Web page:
Needless to say there is a prime opportunity here for someone to try a new approach to electronic textbook platform development.  What if we created a platform by beginning with the user in mind? Issues like this may seem small in early stages of development, but in the case of electronic textbooks, lack of true accessibility accommodations could be a deal breaker for most potential clients.  An Etextbook product that is truly accessible and usable would lead to consideration for things like different learning styles and new ways of interacting with learning materials for everyone.

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Diving in: My UX Internship Experience

Last month I discovered and joined the User Experience Professionals Association (UXPA). Already I am reaping the benefits of the active and talented community interaction and UX news that comes from this great organization.

I also just received the first quarter issue of “User Experience” magazine and I am blown away by the issue’s relevancy; the topic this quarter is user experience careers.  As someone who is in the early stages of a UX career I need all the insight I can get.

One article, “Out of the Classroom and into the Wild: Making the Most of a UX Internship”, has really peaked my interest because I am beginning a wonderful internship opportunity soon. I have decided to start a series of posts dedicated to my internship experience to chronicle what I learn, what works, what doesn’t, and eventually what comes afterward.

Arthur Che and Di Liu, the article’s authors and recent UX interns, write:

“You want to show that you can make an impact on the organization and that you’re not afraid to work with conviction. Your coworkers will notice and remember you for it. If you don’t take initiative, you can forget about receiving that full-time job offer upon graduating.”

I will focus on my attempts to do just that, I aim to find out how a young UX professional creates value on the team level and beyond at the client level. I hope I can include some words of wisdom from the experienced people I will be working with along the way.

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The World in Little Boxes: Analog goes Digital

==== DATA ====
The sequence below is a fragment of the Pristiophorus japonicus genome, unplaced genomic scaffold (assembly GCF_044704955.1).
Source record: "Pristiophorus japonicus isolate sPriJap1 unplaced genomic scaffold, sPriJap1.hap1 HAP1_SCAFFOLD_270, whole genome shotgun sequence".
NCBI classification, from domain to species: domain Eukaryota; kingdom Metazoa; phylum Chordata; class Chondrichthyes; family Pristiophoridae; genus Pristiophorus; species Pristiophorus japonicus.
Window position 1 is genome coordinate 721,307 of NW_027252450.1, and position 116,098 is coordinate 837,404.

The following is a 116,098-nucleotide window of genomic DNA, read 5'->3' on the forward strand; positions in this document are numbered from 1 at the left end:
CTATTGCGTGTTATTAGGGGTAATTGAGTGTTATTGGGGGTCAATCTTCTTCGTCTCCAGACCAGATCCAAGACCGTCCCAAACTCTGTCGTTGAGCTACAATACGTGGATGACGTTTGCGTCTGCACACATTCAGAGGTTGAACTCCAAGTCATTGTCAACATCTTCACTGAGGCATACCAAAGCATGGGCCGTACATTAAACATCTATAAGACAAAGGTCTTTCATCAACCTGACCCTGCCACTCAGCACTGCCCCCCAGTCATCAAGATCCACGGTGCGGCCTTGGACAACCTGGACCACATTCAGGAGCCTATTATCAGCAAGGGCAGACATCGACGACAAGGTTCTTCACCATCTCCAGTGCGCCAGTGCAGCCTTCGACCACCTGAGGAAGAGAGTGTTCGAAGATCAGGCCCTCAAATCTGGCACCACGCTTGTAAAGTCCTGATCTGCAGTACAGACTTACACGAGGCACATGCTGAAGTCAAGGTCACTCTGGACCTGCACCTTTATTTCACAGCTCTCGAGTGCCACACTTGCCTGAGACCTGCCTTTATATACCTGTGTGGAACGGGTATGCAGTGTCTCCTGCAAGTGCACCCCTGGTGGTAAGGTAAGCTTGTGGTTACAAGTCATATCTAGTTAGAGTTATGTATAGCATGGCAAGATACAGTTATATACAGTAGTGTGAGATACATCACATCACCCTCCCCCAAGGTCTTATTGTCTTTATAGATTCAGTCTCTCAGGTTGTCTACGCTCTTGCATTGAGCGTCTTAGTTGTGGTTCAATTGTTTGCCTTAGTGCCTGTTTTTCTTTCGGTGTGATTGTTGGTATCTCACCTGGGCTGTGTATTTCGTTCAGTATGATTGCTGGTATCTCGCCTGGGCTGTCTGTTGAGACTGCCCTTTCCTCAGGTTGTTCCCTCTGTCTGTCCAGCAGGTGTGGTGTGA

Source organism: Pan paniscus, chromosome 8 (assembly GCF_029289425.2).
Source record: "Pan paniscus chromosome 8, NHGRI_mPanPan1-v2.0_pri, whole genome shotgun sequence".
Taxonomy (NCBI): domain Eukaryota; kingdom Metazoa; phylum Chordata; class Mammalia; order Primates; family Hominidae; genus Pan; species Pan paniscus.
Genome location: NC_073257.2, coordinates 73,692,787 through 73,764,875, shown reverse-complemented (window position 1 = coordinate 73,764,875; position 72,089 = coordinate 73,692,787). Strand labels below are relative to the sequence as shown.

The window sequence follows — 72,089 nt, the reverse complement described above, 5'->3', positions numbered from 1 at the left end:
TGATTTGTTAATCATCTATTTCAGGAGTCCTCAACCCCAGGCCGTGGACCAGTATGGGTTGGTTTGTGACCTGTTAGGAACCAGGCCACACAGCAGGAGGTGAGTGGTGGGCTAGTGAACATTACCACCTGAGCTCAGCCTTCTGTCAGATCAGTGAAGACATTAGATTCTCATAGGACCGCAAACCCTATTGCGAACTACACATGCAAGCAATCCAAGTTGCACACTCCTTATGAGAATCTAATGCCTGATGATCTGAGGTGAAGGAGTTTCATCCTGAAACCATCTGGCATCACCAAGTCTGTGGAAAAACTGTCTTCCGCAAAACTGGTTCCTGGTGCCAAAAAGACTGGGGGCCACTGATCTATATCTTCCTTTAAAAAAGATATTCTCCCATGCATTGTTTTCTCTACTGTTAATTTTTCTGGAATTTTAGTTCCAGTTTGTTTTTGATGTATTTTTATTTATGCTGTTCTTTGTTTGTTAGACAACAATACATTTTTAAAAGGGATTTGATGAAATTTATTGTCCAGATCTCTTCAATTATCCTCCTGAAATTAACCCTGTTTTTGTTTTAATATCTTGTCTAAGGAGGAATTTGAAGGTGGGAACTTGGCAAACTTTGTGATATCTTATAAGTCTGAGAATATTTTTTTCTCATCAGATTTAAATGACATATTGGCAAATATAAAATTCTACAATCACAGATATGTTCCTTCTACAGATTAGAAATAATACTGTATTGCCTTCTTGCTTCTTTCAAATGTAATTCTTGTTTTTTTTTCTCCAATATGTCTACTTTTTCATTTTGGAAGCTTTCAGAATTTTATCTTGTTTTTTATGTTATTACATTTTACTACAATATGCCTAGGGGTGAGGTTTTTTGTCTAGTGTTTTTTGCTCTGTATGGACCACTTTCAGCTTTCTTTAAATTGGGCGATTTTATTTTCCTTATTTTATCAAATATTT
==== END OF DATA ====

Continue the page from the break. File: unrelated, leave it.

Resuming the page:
Where have all the textbooks gone?

I am finishing up a semester long usability study for a popular electronic textbook platform.  Like universities around the world, Texas State University is trying to decide how e-texts fit into the classroom.  This isn’t a new challenge, but the debate over which platform to adopt and integrate is pushing university leadership to take a hard look at how learning happens in the midst of a tech driven student culture.

Participating in this study showed me some of the issues in this debate from an actual user’s perspective.  I was able to use the e-text platform for the duration of the semester as well as evaluate feedback from students.  Of course the User Interface was the focus of our study and most of our participants were evaluating some portion of the interactive elements.  We developed a very lengthy report – hundreds of pages – filled with all the angles and little issues discovered throughout the semester.

Aside from the things we found I keep coming back to the same place and asking the same questions.

Has anyone thought about the traditional paper textbook user experience? 

Adapting the Analog to the Digital

The world of e-texts, whether in or out of the classroom, is a direct adaptation of a physical experience to a digital experience.  The internet has always been digital. But reading books has long been an activity, an experience, and for many one with a strong sentimentality attached.  People have developed ways of using books that involve established standards for navigation, interaction, and content layout.  These standards have strong implications on the different kinds of textbook users and textbook study methods.

My questions for the e-textbook platform designers out there are:

Did you ask anyone how they use a paper text and how they see that in a digital experience?

If so, where is the research? 

These questions are important questions to ask because in academics there isn’t room for ignoring the effectiveness of a learning tool.  The findings from our recent study confirm that students have very mixed feelings about reading from a screen.  The move toward electronic textbooks should be made with caution.

Learning is an individual experience.  I hope to play a positive role in developing an electronic textbook experience that works for all users.  My hope is that developers in this up and coming arena will do the interesting and exciting research before we end up with a bunch of fancy interfaces built with no one in mind.